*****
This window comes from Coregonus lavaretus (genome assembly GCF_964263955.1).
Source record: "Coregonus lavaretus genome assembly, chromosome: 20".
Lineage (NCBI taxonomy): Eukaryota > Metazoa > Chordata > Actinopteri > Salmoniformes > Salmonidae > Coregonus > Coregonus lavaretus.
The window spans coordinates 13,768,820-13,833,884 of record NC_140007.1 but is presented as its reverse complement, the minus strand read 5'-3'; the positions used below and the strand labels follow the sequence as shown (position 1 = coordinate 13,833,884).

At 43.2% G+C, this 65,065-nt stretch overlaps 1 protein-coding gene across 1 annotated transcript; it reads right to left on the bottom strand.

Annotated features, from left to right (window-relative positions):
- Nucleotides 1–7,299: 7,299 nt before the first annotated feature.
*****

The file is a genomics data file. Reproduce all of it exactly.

This window comes from Coregonus lavaretus (genome assembly GCF_964263955.1).
Source record: "Coregonus lavaretus genome assembly, chromosome: 20".
Lineage (NCBI taxonomy): Eukaryota > Metazoa > Chordata > Actinopteri > Salmoniformes > Salmonidae > Coregonus > Coregonus lavaretus.
The window spans coordinates 13,768,820-13,833,884 of record NC_140007.1 but is presented as its reverse complement, the minus strand read 5'-3'; the positions used below and the strand labels follow the sequence as shown (position 1 = coordinate 13,833,884).

At 43.2% G+C, this 65,065-nt stretch overlaps 1 protein-coding gene across 1 annotated transcript; it reads right to left on the bottom strand.

Annotated features, from left to right (window-relative positions):
- Nucleotides 1–7,299: 7,299 nt before the first annotated feature.